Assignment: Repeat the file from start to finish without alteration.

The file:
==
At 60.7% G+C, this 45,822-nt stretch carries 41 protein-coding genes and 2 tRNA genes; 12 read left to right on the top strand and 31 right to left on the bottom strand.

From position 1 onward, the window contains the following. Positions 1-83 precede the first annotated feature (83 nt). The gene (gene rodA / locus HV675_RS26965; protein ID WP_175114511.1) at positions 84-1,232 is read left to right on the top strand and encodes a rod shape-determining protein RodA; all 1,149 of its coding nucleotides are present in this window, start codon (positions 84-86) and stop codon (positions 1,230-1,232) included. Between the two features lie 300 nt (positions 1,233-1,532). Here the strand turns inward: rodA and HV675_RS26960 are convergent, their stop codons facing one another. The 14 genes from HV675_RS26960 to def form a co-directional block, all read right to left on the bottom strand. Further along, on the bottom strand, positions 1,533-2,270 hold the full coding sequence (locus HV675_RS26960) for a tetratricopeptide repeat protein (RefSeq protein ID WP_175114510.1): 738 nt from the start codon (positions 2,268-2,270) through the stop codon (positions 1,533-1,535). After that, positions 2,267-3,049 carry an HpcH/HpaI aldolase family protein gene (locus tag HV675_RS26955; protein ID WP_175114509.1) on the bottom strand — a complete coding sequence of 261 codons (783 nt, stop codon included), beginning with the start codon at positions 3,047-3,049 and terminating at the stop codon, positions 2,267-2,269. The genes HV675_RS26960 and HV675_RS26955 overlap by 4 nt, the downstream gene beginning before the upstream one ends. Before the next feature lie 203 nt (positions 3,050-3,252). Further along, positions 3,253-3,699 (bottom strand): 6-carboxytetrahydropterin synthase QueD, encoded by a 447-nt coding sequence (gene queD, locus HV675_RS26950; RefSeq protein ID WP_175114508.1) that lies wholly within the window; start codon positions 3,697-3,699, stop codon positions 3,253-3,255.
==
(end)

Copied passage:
At 60.7% G+C, this 45,822-nt stretch carries 41 protein-coding genes and 2 tRNA genes; 12 read left to right on the top strand and 31 right to left on the bottom strand.

From position 1 onward, the window contains the following. Positions 1-83 precede the first annotated feature (83 nt). The gene (gene rodA / locus HV675_RS26965; protein ID WP_175114511.1) at positions 84-1,232 is read left to right on the top strand and encodes a rod shape-determining protein RodA; all 1,149 of its coding nucleotides are present in this window, start codon (positions 84-86) and stop codon (positions 1,230-1,232) included. Between the two features lie 300 nt (positions 1,233-1,532). Here the strand turns inward: rodA and HV675_RS26960 are convergent, their stop codons facing one another. The 14 genes from HV675_RS26960 to def form a co-directional block, all read right to left on the bottom strand. Further along, on the bottom strand, positions 1,533-2,270 hold the full coding sequence (locus HV675_RS26960) for a tetratricopeptide repeat protein (RefSeq protein ID WP_175114510.1): 738 nt from the start codon (positions 2,268-2,270) through the stop codon (positions 1,533-1,535). After that, positions 2,267-3,049 carry an HpcH/HpaI aldolase family protein gene (locus tag HV675_RS26955; protein ID WP_175114509.1) on the bottom strand — a complete coding sequence of 261 codons (783 nt, stop codon included), beginning with the start codon at positions 3,047-3,049 and terminating at the stop codon, positions 2,267-2,269. The genes HV675_RS26960 and HV675_RS26955 overlap by 4 nt, the downstream gene beginning before the upstream one ends. Before the next feature lie 203 nt (positions 3,050-3,252). Further along, positions 3,253-3,699 (bottom strand): 6-carboxytetrahydropterin synthase QueD, encoded by a 447-nt coding sequence (gene queD, locus HV675_RS26950; RefSeq protein ID WP_175114508.1) that lies wholly within the window; start codon positions 3,697-3,699, stop codon positions 3,253-3,255.